The free services will start on 26 February and will continue until the police officers concerned are sent for trial. The syndicate also demanded that no one, not even police or military officers, should be allowed into hospitals carrying arms and that no civilians should be allowed in with arms either, even if these are licenced.

 “Nobody needs arms inside a hospital except for the security of the hospital. This is very basic, I think,” Mina said. The Doctors Syndicate has also referred Health Minister Ahmed Emad to a disciplinary committee, which will question him on his failure to act on the assault against doctors at the Al-Matariya Hospital.

If censured by the committee, the minister, who is accused by the assembly of the syndicate of having failed in his duty to ensure the security of doctors, could be denied his licence to practice.

“We did not want to take things this far, and it is not the fault of the syndicate or of the assembly that the minister unfortunately decided to ignore the fate of the assaulted doctors when they were being intimidated by the police to withdraw their complaint or be held in police custody on charges of having assaulted the officers,” Mina said.

She said that the pursuit of justice would continue “unintimidated by any pressure or defamation campaign launched against medical doctors”. She added, “We know what we are up against, and we know that some in the media have been attempting to confuse accounts of the assaults on doctors, alleging medical errors.”

 Mina continued: “This futile tool of intimidation has been used every time doctors have attempted to complain about anything, from the inadequate pay of doctors working in public hospitals to the deficiencies in hospital equipment to the failure of the state to honour its commitment to support post-graduate studies for all graduates of public medical colleges.”

Mina accepts that some doctors do commit errors and that some patients do face complications as a result. She also accepts that at times there has been negligence when some doctors have overlooked medical ethics, or some private hospitals have deliberately compromised hygiene and equipment standards. However, she firmly refuses to lump these problems under the loose banner of doctors’ mistakes.

“Of course doctors make mistakes, but we have to examine these mistakes closely to decide where they come from. Some come from the lack of equipment and medicine in the public hospitals, and this is an issue coming from the health share of the state budget. Some come as a result of inadequate training, and this continues to be the case as the state continues to decline the many propositions offered by the syndicate to upgrade the training of medical doctors,” Mina said.

“If a doctor in hospital cannot save a patient because he cannot do the right scans or provide the necessary medication, this is not an act of negligence. It is not the fault of the doctor if he is denied a state-subsidised fellowship and is forced to pursue it at a high cost in a private university that ultimately sends graduate students to the public hospitals,” she said.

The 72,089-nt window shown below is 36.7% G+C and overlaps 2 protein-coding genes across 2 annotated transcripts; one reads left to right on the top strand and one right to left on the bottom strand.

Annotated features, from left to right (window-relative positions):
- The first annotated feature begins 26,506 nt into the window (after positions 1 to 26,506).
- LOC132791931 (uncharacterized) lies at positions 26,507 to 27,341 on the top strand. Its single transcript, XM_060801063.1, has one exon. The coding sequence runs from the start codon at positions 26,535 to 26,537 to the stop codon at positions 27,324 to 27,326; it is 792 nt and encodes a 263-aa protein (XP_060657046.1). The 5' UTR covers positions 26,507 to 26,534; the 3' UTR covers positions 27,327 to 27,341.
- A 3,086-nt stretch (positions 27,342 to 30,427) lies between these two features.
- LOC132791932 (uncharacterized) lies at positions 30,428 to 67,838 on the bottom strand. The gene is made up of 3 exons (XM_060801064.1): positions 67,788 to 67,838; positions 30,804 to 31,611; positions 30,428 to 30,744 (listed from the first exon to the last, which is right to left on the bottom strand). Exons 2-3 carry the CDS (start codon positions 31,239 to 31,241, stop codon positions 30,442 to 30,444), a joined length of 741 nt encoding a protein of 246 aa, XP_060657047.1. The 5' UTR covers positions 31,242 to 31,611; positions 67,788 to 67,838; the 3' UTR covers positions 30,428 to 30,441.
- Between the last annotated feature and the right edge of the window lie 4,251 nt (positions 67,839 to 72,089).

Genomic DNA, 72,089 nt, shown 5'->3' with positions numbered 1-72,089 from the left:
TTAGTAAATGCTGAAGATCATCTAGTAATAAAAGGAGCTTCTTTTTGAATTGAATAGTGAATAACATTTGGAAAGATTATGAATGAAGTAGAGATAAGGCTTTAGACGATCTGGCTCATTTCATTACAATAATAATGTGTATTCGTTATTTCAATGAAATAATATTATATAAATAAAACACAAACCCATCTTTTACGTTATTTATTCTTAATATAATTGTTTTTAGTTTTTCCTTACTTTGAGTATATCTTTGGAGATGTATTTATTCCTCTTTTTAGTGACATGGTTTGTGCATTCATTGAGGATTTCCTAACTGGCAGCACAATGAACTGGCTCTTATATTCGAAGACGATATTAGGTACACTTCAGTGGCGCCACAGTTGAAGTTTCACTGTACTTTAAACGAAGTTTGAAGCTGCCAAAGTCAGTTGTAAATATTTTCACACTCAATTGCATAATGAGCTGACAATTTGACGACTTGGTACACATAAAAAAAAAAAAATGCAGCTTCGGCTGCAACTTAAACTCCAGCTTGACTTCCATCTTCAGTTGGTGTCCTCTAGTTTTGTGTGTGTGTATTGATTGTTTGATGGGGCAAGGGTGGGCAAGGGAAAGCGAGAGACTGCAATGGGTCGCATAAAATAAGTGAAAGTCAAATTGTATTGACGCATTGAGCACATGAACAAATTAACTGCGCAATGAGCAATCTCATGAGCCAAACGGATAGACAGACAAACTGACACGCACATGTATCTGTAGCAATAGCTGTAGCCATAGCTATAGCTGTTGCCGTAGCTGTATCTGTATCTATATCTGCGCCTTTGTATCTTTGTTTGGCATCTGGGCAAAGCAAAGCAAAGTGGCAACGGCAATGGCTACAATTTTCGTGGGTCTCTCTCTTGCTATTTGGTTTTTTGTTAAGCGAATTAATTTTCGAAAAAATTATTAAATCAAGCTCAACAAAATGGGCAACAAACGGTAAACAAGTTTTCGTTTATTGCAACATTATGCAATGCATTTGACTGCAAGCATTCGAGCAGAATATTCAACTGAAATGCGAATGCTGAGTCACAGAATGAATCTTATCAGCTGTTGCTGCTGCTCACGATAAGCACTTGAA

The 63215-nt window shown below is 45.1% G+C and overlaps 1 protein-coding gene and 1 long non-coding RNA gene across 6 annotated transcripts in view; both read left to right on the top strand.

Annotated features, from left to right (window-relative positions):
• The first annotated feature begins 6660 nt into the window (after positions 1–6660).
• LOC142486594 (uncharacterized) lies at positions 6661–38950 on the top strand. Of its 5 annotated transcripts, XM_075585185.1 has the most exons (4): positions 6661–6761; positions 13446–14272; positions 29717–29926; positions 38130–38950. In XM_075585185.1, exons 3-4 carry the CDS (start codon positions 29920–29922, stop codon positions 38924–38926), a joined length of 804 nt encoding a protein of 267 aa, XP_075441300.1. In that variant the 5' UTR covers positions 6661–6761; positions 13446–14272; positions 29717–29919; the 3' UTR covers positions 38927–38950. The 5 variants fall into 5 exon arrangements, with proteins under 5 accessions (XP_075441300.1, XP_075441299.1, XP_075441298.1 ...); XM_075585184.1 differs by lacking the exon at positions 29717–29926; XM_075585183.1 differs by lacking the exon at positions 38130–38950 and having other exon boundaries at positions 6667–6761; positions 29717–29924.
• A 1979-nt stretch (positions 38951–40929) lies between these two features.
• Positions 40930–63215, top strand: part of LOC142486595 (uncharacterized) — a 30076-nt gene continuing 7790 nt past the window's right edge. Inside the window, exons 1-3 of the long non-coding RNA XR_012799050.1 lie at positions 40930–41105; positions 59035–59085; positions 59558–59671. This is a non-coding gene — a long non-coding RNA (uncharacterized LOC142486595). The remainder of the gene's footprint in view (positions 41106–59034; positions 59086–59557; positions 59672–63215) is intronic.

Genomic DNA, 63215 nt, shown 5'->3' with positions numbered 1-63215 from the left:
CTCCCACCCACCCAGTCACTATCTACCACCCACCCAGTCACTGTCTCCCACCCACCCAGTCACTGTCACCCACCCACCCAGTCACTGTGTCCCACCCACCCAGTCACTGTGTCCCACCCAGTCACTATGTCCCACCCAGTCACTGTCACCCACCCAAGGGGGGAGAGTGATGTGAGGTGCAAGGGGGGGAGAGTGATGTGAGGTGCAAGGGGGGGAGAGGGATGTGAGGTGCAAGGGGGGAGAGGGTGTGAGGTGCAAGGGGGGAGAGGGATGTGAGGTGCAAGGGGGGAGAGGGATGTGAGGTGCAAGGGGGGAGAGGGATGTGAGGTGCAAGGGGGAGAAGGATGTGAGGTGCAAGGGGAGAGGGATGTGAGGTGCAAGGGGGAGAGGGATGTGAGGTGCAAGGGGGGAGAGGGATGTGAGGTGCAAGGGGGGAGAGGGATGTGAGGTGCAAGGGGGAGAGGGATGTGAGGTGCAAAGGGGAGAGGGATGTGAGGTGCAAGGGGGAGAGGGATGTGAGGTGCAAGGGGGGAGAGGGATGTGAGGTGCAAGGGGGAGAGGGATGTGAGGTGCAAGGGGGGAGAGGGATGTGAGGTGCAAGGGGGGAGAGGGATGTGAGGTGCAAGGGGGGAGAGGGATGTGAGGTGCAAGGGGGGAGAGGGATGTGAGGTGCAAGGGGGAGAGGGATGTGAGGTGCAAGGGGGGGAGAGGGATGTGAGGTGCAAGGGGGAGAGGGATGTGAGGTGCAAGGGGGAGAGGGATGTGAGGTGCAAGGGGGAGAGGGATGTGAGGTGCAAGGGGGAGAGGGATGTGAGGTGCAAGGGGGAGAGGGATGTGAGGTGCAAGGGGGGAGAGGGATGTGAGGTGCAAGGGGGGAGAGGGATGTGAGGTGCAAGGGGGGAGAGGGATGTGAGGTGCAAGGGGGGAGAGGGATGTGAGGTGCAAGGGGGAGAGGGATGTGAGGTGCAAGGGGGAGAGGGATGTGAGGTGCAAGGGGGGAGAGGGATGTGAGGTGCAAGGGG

“I am not suggesting that there are not errors, but I wish to say that there is a difference between mistakes and negligence. I am not contesting that there is medical negligence or undermining the role of the syndicate in penalising those convicted of negligence,” she said.

Mina accuses certain media outlets of deliberately confusing negligence with mistakes and complications to “help those who wish to strip doctors of the public support and sympathy they have had over the past few days”.

A case in point, she argued, had come in “recent press reports that suggested that ophthalmologists at public hospitals had caused damage to the vision of patients after injecting them with hazardous medicine brought from outside the pharmacy of the hospital, with at least two patients having lost sight in one eye”.

Said Mina, “This story is a very good example of attempts to confuse public opinion. First of all, in nine cases out of ten, I don’t wish to say 10 out of 10, drugs are not available in small public hospitals and they have to be brought from outside the usually empty hospital pharmacy. Second, the medicine that was allegedly hazardous is widely used. Third, the complications that some of the patients faced were related to infection, and this was a result of the substandard hygiene at the hospital concerned.”

The syndicate is not about to compromise the rights of patients, and it will pursue all legal steps to duly penalise negligence, she said. However, it will also counter allegations designed to demoralise doctors “who are more often than not working under a lot of pressure and in very challenging conditions”.

Mina declined to dwell on the political implications of the impressive assembly of doctors last Friday. “We had no political intentions, and we don’t wish to give any unintended significance to what we did. We were there to protect the dignity of doctors and the rights of patients to be treated in safe hospitals, and that is what we stand for,” she firmly stated.

If the demands of the doctors are not met, then a new round of consultations will be held to decide the next steps. “In any case, our regular assembly is due on 25 March, and we will see what happens then,” Mina said.